Coalition requests removal of Stonewall Jackson statue from WV Capitol grounds


CHARLESTON, WV A coalition of organizations called on the Capitol Building Commission to immediately begin the process of removing the statue of Stonewall Jackson from the West Virginia Capitol grounds.

The American Civil Liberties Union of West Virginia (ACLU-WV) noted a letter from the coalition states the statue should be removed due to Thomas “Stonewall” Jackson being a Confederate general and a slaveholder.

In a letter to the Commission, its chair Randall Reid-Smith and Gov. Jim Justice, the coalition references reports the Commission recently met but did not discuss the statue. When reporters asked commission members why this was the case, officials responded that they had received no formal request to do so.

ACLU-WV said their letter to the Capitol Building Commission is being asked to be considered a formal request.

Many honorary names, plaques, statues and of Confederate officials and slaveowners have been removed across the country in recent weeks.

The letter stated the Kanawha County School Board unanimously voted to remove Jackson’s name from West Virginia’s most racially diverse middle school, while Charleston officials removed a plaque honoring the Kanawha Riflemen, a pro-confederate militia during the Civil War.

“Governors in other states — including Kentucky and North Carolina —have recognized that ‘[m]onuments to white supremacy don’t belong in places of allegiance, and it’s past time that these painful memorials be moved in a legal, safe way. It may be a small step toward achieving racial justice, but it is a necessary one, Gov. Justice.”

The coalition includes: Call to Action for Racial Equality (CARE) Coalition, State of WV NAACP, NAACP of Charleston, Morgantown/Kingwood Branch of the NAACP, Race Matters in West Virginia, Race Matters in Greenbrier Valley, Black Lives Matter: West Virginia, Our Future WV, WVU Black Law Students Association, Keep Us Safe WV, ACLU-WV, ACLU at WVU Law, Democratic Law Caucus at WVU Law, Hispanic Law Student Association at WVU Law, Asian Pacific Law Student Association at WVU Law, OUTlaw at WVU Law, Fairness WV, American Friends Service Committee – WV, West Virginia Center on Budget and Policy, Mountain State Justice, Inc., National Association of Social Workers, West Virginia Chapter, National Organization of Women—WV Chapter, The Partnership for Furthering Arts and Education, Planned Parenthood South Atlantic, Summers County Huddle, WVU Labor Law Society, West Virginia Employment Lawyers -Student Chapter, WV Free, and WV Working Families Party.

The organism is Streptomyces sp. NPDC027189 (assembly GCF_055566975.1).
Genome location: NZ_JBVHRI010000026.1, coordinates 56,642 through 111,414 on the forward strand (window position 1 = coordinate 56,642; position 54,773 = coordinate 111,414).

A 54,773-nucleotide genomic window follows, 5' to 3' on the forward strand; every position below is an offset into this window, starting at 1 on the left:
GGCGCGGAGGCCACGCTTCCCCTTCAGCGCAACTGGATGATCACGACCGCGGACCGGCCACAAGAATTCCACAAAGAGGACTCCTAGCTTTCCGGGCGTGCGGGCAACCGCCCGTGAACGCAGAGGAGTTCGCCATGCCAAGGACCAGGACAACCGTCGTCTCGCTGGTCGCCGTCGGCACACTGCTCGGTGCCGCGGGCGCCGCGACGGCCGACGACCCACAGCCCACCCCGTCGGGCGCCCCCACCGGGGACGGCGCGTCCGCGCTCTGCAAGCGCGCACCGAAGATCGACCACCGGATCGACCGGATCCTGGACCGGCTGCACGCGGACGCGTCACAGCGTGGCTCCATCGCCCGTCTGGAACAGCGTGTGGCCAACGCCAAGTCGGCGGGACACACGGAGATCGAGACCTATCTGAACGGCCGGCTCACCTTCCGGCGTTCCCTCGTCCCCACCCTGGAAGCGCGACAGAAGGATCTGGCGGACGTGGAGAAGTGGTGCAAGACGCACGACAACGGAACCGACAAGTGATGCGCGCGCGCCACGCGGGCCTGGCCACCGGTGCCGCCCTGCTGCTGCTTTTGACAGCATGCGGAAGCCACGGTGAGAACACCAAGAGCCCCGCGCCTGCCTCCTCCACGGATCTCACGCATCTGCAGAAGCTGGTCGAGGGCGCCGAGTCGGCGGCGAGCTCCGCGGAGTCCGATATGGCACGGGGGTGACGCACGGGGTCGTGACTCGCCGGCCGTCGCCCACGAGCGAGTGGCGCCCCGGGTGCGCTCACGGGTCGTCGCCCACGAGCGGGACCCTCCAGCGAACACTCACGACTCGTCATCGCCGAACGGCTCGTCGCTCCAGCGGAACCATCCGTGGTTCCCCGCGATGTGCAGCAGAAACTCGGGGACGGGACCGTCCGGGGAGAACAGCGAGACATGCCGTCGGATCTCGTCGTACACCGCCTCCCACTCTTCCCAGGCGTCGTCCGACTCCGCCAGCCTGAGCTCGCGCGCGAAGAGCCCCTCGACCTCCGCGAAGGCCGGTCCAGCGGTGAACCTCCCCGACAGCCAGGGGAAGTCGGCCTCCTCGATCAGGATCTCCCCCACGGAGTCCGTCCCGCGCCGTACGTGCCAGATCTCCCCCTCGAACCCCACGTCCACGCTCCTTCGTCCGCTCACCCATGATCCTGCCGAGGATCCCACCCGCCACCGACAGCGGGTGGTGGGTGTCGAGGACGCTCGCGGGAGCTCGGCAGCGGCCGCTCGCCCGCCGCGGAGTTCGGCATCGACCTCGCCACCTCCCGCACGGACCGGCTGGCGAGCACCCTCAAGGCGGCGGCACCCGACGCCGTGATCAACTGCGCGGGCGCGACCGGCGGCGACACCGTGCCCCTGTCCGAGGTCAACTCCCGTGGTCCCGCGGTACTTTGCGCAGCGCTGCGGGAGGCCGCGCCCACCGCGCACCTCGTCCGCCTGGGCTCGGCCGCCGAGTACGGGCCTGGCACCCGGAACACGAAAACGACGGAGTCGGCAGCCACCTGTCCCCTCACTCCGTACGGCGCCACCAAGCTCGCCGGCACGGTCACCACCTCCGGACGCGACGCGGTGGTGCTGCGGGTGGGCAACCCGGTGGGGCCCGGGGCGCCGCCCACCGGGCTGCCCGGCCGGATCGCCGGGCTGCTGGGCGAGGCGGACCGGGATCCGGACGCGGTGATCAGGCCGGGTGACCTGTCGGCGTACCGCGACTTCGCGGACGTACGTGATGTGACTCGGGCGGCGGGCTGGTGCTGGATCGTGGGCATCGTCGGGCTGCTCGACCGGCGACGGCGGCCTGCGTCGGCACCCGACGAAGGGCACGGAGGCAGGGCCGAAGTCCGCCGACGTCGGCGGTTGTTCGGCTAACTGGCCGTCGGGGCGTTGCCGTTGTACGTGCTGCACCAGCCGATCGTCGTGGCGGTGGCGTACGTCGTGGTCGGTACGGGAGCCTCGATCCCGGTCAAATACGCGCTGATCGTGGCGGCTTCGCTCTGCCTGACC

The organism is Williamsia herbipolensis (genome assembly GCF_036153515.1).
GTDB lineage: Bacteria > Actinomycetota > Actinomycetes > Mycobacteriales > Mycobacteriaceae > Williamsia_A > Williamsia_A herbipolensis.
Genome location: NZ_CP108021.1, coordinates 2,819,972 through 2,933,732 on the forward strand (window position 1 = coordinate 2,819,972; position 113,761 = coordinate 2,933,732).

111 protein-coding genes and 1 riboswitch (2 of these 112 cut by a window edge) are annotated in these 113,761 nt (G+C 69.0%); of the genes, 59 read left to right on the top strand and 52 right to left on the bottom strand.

Jackson is deserving of the Capitol grounds.  He was born in what became West Virginia.  His statue was the first one to grace the old capitol grounds.  Two years later for balance, the Mountaineer statue was installed to support the loyal Virginians/West Virginians.  They were moved to the current site when the new capital was built.  Since then there was added the Soldiers & Sailors monument, Lincoln, Booker T. Washington, The Miner, the Women Veterans, and the 20th Century wars monument.  There is also a police and firefighters memorial on the campus.  Removing Jackson from the history displayed at the outdoor museum of the capitol grounds is like removing a front tooth from a smile. 

The Capitol grounds are for everyone.  But each monument represents an aspect of the population.  Some may not like all the monuments there, others might like every one of them, maybe some like none.  Removing one for the satisfaction brings division and states that one group is not welcome to the people’s lawn. Add to the smile, maybe add William H. Davis over near the Governor’s mansion and in the site of the Soldiers & Sailors he was the first Black to run for Governor in West Virginia in 1888 and has an interesting story with him.

The Sons of Confederate Veterans support the monuments to the community loss from the war.  We support building history not tearing it down.  These monuments are the bookmarks to remind us to check the history books and the stores of these men both North and South.”

Ernest Blevins, The Commander of the Robert S. Garnett Camp, Sons of Confederate Veterans

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